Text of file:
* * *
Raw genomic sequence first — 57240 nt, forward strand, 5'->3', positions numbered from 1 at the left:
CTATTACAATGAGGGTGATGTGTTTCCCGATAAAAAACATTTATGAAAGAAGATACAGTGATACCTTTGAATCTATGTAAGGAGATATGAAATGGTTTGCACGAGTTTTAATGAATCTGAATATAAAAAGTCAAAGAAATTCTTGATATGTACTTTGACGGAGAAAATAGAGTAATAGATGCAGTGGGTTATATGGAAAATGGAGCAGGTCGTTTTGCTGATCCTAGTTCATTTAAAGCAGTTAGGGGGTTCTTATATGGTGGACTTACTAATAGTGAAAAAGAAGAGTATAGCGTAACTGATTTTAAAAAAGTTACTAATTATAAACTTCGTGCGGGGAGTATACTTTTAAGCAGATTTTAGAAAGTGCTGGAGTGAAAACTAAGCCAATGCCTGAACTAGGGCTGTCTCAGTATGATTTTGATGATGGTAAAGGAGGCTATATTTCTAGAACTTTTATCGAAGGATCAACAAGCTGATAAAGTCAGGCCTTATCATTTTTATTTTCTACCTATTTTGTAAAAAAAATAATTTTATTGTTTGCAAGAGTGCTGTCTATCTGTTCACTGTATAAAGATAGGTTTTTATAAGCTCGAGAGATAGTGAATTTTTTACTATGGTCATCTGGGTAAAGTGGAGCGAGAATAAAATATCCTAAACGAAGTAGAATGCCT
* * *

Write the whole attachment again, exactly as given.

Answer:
Raw genomic sequence first — 57240 nt, forward strand, 5'->3', positions numbered from 1 at the left:
CTATTACAATGAGGGTGATGTGTTTCCCGATAAAAAACATTTATGAAAGAAGATACAGTGATACCTTTGAATCTATGTAAGGAGATATGAAATGGTTTGCACGAGTTTTAATGAATCTGAATATAAAAAGTCAAAGAAATTCTTGATATGTACTTTGACGGAGAAAATAGAGTAATAGATGCAGTGGGTTATATGGAAAATGGAGCAGGTCGTTTTGCTGATCCTAGTTCATTTAAAGCAGTTAGGGGGTTCTTATATGGTGGACTTACTAATAGTGAAAAAGAAGAGTATAGCGTAACTGATTTTAAAAAAGTTACTAATTATAAACTTCGTGCGGGGAGTATACTTTTAAGCAGATTTTAGAAAGTGCTGGAGTGAAAACTAAGCCAATGCCTGAACTAGGGCTGTCTCAGTATGATTTTGATGATGGTAAAGGAGGCTATATTTCTAGAACTTTTATCGAAGGATCAACAAGCTGATAAAGTCAGGCCTTATCATTTTTATTTTCTACCTATTTTGTAAAAAAAATAATTTTATTGTTTGCAAGAGTGCTGTCTATCTGTTCACTGTATAAAGATAGGTTTTTATAAGCTCGAGAGATAGTGAATTTTTTACTATGGTCATCTGGGTAAAGTGGAGCGAGAATAAAATATCCTAAACGAAGTAGAATGCCT